Hodges, Moore, Lockee, Trust, and Bond (2020, March 27th) soon after shared an expanded argument as to why the difference is so important in a pertinent publication by another key organization who has supported online learning efforts through the years, EDUCAUSE. Hodges et al. (2020) elaborate on why remote teaching should not be categorized with online learning. One key point they make is that “‘Online learning’ will become a politicized term that can take on any number of meanings depending on the argument someone wants to advance” (para 3). They continue by discussing how the inadequacies of remote learning could be confused as online learning creating negative perceptions of online learning in an area that already is battling a stigma and discuss evaluating remote teaching. It is a good read for all of us wrapping our head around the differences and areas for evaluation.
As I always say, there is good online and bad online just as there is good face-to-face and bad face-to-face (f2f). As Hodges et al. (2020) point out, online and f2f cannot be inherently bad or good.
As a communication technology scholar, f2f and online are simply modes of communicating and interacting. The effectiveness would be based on how the mode is used (or how interaction within the mode is structured), for what tasks or purpose, with what technologies or media characteristics, within what contexts or systems, and for what audience or agents. Communication scholars have been examining mode differences for 100 years or more.
So what is one key to effective learning in an online mode? Faculty development programs, including workshops and seminars, help faculty and instructors prepare to address the areas of quality and effectiveness. I was listening to Kelvin Thompson from University of Central Florida recently discuss the difference between online and remote instruction in a recorded webinar (available on YouTube at: https://www.youtube.com/watch?v=VrLYOKiAF5M). Thompson identified several key instructional differences for your consideration. For more on that, he and our colleague Patsy Moskal have an upcoming post in this series.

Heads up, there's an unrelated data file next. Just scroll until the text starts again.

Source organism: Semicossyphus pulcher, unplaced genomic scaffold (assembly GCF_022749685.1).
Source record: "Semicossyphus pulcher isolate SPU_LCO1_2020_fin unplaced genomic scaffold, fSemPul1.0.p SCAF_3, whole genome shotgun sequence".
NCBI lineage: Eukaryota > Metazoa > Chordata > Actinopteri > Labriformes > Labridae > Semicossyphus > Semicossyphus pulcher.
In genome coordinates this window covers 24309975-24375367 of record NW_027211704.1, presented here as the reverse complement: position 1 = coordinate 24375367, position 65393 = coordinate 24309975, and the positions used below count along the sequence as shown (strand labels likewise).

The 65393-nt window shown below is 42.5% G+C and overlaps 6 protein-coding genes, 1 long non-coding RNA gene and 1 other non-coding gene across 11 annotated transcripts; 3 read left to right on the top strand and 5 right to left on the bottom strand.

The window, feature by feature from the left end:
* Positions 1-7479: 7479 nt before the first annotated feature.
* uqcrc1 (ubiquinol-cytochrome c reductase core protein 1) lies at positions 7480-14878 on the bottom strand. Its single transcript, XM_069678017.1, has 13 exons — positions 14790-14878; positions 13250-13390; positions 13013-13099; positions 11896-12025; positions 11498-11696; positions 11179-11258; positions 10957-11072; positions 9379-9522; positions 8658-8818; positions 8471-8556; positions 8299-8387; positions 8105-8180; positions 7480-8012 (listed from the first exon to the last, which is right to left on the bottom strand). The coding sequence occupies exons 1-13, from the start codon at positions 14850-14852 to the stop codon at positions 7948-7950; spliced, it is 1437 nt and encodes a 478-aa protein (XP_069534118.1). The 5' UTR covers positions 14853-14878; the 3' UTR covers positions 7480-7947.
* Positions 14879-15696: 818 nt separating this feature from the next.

When individuals and organizations use broad strokes to generalize online learning, there are potential implications, including misinformed national and local policy, lack of investment of funding and resources, and decreased access and equality for certain student populations.
Hodges, C., Moore, S., Lockee, B., Trust, T. & Bond, A. (2020, March 27). The Difference Between Emergency Remote Teaching and Online Learning. EDUCAUSE Review. Retrieved from: https://er.educause.edu/articles/2020/3/the-difference-between-emergency-remote-teaching-and-online-learning
National Council for Online Education (2020, March 12). Joint Response Regarding COVID-19 and Advice on Transitioning Face-to-Face Courses Online. Retrieved from: https://www.nationalcouncil.online/news/joint-response-regarding-covid-19-and-advice-on-transitioning-face-to-face-courses-online
Thompson, K. (2020, April 12), Online and Remote Instruction Quality. Retrieved from: https://www.youtube.com/watch?v=VrLYOKiAF5M
Tanya Joosten, Ph.D., is a Senior Scientist, the Director of Digital Learning Research and Development, co-PI and co-Director of the National Research Center for Distance Education and Technological Advancements (DETA), and advisor to the Provost on innovation projects at the University of Wisconsin – Milwaukee. She is nationally recognized for her work and guides strategic digital learning efforts on her campus and nationally. Dr. Joosten is a member of the Board of Directors for the Online Learning Consortium.